Thursday, July 17, 2008

CN benefits questioned

(Letters like this are most distressing - there is no mention as to whether or not this person or family is a member of the Cherokee Nation - I guess with a CDIB card of 1/4 blood, it is just assumed they are, yep you indeed can have a CDIB card and NOT be a Cherokee Citizen, this is how important that blood quantum is to the Federal Government - this probably has to do with restrictions on the federal funding that is provided to the CN, that this person is not a Cherokee Citizen and he lives outside the 14 counties..."blue-eyed, blonde-haired girl ahead" - this is a reference to *thin-bloods*, usually the same thing - this shows the divisive nature of the Federal Blood Quantum laws - which in most cases aren't accurate anyway - you see at the time of the Dawes, if you were over 1/2 blood your land was given to you under a guardianship - so most folks wouldn't admit they were over 1/2 blood, if you were under 1/2 blood, you got your land in fee simple - not that it made any difference in the long run, the vast majority of Indians lost their land to fraudulent land transactions anyway. However, letters like this are generally vague and misleading, in that there are no specifics. Consider this - even those *blue-eyed, blonde-haired girls* ahead of him if they're living outside the 14 counties don't get any benefits from the Cherokee Nation, so if you really want to be fair, all citizens should be treated equally, regardless of where they live or what their blood quantum is - so the federal restrictions on the funding need to be lifted - if Indian Health Care is indeed a treaty obligation - then Orange County CA Indians should have an Indian Clinic)

CN benefits questioned

Tahlequah Daily Press
Tahlequah, OK

Editor, Daily Press:

We have heard all the hoopla about the Cherokee Nation rejecting the Freedmen. Now, it seems if you aren’t dark enough, your aren’t one of them, either.

My 24-year-old son, Charles Brownell – a quarter Cherokee, according to his CDIB card – lost his job and the home he and his wife were renting. He has had to move into my home and his wife back to her parents. On my son’s first visit to the Cherokee Nation, to ask for emergency assistance, he was told he could get an assistance check and put into some short-term emergency housing until he could get another job and get back on his feet. That is all he needs – not a lifetime handout, just a hand up. He is proud to be a working man and proud to be Cherokee.

On his next visit, they told him they couldn’t help him while he was living with me in Siloam Springs, Ark. So he found three places ready to hire him in Tahlequah. Some friends in Tahlequah offered to let him stay there a short time, until he had a paycheck coming in. Well, these kind folks, who get housing assistance from Cherokee Nation, got told after a single Sunday night stay, that he’d better not be seen there overnight again or they would be out, too.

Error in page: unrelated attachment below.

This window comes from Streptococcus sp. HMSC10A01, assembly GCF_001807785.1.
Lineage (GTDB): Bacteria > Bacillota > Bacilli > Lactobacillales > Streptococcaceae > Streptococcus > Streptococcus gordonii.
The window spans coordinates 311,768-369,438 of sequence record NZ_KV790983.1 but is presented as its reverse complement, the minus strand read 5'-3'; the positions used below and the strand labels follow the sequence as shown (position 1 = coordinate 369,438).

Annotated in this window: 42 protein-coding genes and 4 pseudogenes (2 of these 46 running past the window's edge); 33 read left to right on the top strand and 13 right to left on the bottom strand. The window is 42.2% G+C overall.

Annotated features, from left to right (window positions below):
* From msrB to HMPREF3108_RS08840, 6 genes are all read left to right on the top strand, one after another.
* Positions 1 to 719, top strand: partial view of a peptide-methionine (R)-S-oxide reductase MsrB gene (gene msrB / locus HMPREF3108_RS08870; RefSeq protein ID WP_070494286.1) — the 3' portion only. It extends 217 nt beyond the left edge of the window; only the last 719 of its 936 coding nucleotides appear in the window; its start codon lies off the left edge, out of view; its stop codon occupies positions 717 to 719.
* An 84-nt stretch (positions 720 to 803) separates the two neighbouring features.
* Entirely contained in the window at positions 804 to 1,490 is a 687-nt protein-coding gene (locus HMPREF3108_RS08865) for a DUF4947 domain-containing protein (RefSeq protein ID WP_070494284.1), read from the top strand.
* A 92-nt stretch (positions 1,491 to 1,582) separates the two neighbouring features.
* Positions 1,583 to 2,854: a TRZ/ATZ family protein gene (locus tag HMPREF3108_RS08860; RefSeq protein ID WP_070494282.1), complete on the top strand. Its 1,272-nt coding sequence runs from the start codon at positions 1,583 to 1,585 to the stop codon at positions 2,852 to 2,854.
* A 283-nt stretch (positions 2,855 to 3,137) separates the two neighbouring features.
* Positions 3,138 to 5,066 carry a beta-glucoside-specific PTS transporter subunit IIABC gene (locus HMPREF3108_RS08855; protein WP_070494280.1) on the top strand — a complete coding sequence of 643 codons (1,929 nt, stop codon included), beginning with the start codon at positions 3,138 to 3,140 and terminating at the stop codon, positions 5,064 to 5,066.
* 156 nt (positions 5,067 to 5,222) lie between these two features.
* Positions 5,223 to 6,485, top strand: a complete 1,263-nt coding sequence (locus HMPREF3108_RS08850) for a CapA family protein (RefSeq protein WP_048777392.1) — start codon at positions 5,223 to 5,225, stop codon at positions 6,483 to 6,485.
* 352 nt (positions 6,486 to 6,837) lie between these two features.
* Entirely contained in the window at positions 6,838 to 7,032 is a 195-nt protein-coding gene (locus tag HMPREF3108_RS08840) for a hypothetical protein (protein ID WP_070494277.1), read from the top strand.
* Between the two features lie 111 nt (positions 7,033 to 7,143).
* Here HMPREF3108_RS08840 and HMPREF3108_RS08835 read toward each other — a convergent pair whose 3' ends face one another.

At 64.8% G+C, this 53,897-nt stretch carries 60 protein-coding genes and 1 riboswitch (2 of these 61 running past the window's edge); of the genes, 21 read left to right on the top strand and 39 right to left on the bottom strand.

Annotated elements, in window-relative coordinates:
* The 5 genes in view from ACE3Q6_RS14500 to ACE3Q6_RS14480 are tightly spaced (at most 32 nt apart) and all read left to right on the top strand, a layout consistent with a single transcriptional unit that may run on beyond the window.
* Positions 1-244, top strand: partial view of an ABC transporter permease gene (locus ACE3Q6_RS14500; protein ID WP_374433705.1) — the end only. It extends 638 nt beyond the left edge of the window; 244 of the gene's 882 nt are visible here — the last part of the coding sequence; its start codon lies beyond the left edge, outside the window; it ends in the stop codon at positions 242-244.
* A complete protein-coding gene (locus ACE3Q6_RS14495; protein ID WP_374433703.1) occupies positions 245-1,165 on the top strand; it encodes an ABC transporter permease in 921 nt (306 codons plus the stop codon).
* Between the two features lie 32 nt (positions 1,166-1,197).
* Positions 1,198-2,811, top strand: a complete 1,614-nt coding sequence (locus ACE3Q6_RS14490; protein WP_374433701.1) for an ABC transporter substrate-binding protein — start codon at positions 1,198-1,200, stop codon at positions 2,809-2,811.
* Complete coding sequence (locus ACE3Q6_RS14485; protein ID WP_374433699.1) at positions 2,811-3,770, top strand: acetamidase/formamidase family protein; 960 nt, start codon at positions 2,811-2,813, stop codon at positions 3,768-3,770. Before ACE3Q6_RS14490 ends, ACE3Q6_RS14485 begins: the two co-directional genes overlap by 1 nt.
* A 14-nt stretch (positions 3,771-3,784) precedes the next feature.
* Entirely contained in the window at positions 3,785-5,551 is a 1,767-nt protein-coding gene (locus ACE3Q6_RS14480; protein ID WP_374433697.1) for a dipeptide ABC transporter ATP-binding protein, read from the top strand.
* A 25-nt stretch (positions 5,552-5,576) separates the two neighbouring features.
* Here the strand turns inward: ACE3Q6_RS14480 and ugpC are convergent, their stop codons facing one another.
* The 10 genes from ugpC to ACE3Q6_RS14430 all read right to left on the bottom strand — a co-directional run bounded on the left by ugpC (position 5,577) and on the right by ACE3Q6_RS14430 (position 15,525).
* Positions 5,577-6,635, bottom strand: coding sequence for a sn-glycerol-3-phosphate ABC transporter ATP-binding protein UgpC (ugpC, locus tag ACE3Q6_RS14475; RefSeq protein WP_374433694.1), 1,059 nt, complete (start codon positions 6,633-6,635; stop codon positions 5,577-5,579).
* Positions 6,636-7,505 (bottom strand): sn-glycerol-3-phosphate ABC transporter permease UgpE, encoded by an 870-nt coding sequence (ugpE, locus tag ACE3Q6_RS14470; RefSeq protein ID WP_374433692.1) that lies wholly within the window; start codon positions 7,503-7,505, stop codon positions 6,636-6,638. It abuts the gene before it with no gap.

The job he started was a bust, so he had to go back to the Cherokee Nation and asked for help again. He was told there was nothing they could do for him. My son, replied, “You can’t help me, but that blue-eyed, blonde-haired girl ahead of me just now, walked out of here with a check in her hand?”

Now I – and I am sure, many other taxpayers whose dollars get handed over to them by the federal government, and Cherokees who are not seeing the kind of fair distribution of the government funds, and casino revenue that was also supposed to be distributed with fair and equal treatment among the tribe, like things used to be – are all asking why? Why are some Cherokees who are in positions of power and secrecy – knocking down $100,000-plus a year, and getting rich off the millions the casinos rake in, plus the millions in government funds – supposedly for all in the tribe, while if you are too dark, or not dark enough, or don’t have the right last name, or are not related to one of those names, you don’t rate squat?

I don’t know why the tribe puts up with it; there are more poor Cherokees than there are rich ones. Vote them out of any offices they hold and make them go out a find a real job for once, and elect tribal government that will take care of all its people fairly. I guarantee you those fat cats are not pawning their fishing poles and DVD movie collections, or their kids’ PlayStation games, for a few bucks to put gas in their tanks, and diapers on their babies. A lot of the poor ones are.

Federal assistance to the Cherokee Nation is part of treaties to aid and help all Cherokees equally, not some more than others. I knew when I saw them trying to reject the Freedmen that the too-white-looking ones were next, unless they have the right connections, last name, or relations. Tribal government has become a cross between a soap opera of who is doing what to whom, and micro-replica of our federal government, as to who is doing something similar to the rest of their own people.

If tribal politicians, who seem just like all other politicians to me, can violate their treaty with the U.S. as to the fair distribution of federal funding, and can play favorites, it is time for all federal funds to stop going to the fat cats, who keep most of it for themselves and dole out meager portions.

Help those among you in need, instead of stuffing more millions into the fat cats’ pockets. And only the Cherokees have the power to do this: Get political, attend political and tribal meetings, call for votes and referendums and special elections, and call those fat cats out on the carpet and make them answerable to you, the people of the Cherokee Nation!

And if the answers aren’t honest and fair to all, vote them out on their ears.

Joe Brownell, Oklahoma landowner and proud father of a Cherokee man

Siloam Springs, Ark.